Feelings about formula: Why guilt can be a positive thing
Here’s a little discipline secret that would disgust most pediatric psychologists: guilt is a highly effective parenting tool. Who needs time-outs when a simple "do you want to make mommy sad?" can get the job done?
Seriously, it works. And you should try it, if simply for the sake of experiment, because that is the crux of my argument on why we are made to feel guilty about formula feeding: it's a highly effective tool. Advertising executives know this. Politicians know this. Advocacy groups know this. It's time we did, too.
Ask me if I think anyone has a reason to feel guilty for using formula, and the answer will be a resounding no. And I can say that with a clear conscience, because I have spent two years looking at all the studies, research, politics, commentary, internet chatter, etc. My stance is that breastfeeding is a personal choice, one that needs to be carefully weighed and balanced, looking clearly at risks and benefits. Like any other important parenting choice. No more, no less.
But just because there's no good reason for you to feel guilty, does not mean that you won't. You will feel guilty because you want the best for your child, and everything we are told is that breastfeeding is the superior choice. You'll feel guilty because you wanted to breastfeed, and you feel like you failed. You'll feel guilty because you'll read something three months down the line about someone even worse off than you who "persevered" and is still happily nursing her two year old. You'll feel guilty because you'll read articles that portray you as a victim of the system, someone who fell prey to the "booby traps", and you'll hate yourself for being so naive and weak, because every other mom around you is nursing, and the booby traps didn't catch them, so why you? You'll feel guilty because you imagined yourself as a breastfeeding mom, and here you are with your bottles and expensive powdered food, which apparently can now be spiked with bugs, on occasion. Or, you'll feel guilty because you hated nursing, and turned to formula right away. Or because you never even tried to breastfeed. You'll feel guilty because you're putting your own needs before your infant's.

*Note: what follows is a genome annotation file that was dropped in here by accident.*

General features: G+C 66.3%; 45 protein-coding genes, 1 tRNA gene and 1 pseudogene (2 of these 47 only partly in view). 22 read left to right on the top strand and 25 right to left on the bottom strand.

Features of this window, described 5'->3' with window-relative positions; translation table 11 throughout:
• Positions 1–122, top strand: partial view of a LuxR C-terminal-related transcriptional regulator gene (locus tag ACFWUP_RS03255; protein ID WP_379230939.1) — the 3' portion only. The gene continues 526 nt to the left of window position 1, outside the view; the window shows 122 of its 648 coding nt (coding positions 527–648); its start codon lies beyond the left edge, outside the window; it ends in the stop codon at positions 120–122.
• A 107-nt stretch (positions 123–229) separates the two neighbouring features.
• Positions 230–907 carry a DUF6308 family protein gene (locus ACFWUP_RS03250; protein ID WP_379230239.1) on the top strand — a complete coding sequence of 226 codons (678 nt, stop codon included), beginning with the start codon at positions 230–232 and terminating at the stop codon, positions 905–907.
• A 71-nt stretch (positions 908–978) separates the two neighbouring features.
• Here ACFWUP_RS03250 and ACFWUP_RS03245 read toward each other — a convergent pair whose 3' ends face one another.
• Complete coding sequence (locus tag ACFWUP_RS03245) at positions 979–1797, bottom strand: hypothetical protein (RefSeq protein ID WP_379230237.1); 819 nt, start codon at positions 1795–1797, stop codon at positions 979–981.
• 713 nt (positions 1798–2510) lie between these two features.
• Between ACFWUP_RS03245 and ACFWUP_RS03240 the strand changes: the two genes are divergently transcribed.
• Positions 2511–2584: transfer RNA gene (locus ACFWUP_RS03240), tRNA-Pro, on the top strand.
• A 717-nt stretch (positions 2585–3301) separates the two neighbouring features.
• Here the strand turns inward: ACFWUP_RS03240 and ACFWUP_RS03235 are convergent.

If you are formula feeding, there's a good chance that at some point, you will feel guilty. Because guilt is closely related to self-doubt, and self-doubt is part of being a parent. Of being a good parent. Self-doubt means you are flexible, that you are a thinker, that you question your decisions. It means you are not dogmatic, that you have empathy, that you are human. It means you are educated and responsible, because you have listened and read and absorbed enough to realize what the "right" choice supposedly is.
So… how do you get over the guilt you feel about formula feeding?
Don't even try. Rather, you claim that guilt as a badge of honor. You taste it; roll it around on your tongue, and spit out the bitter parts. Suck out the kernel of truth that's hiding in there, the truth that negates all the hyperbole that reduces mothering to a pair of mammary glands and an over-simplified vision of what it means to love and nurture a child.
Do your research. Read studies. Talk to parents who have breastfed, and those that have formula fed, and hear what they have to say about their kids. Seek out others who have had similar experiences so that you know you are not alone. But don't do these things to erase your guilt. Do them to seek the truth. Do them so you can viscerally, intellectually, and emotionally feel secure with the path you've chosen/been forced to walk down. Trust me, if you do this, you will feel better. The truth is comforting.
By consciously trying to "get rid" of the guilt, you are telling yourself that you have something legitimate to feel guilty about. You don't. At the same time, you have a right to feel whatever you feel about your experience, and it's tough to shut out those ominous voices when you are already riddled with regret and anxiety. The last thing you need is to feel guilty about feeling guilty.
Suzanne Barston is the author of Bottled Up: How the Way We Feed Babies Has Come to Define Motherhood, and Why It Shouldn’t (University of California Press, October 2012). She blogs at www.fearlessformulafeeder.com.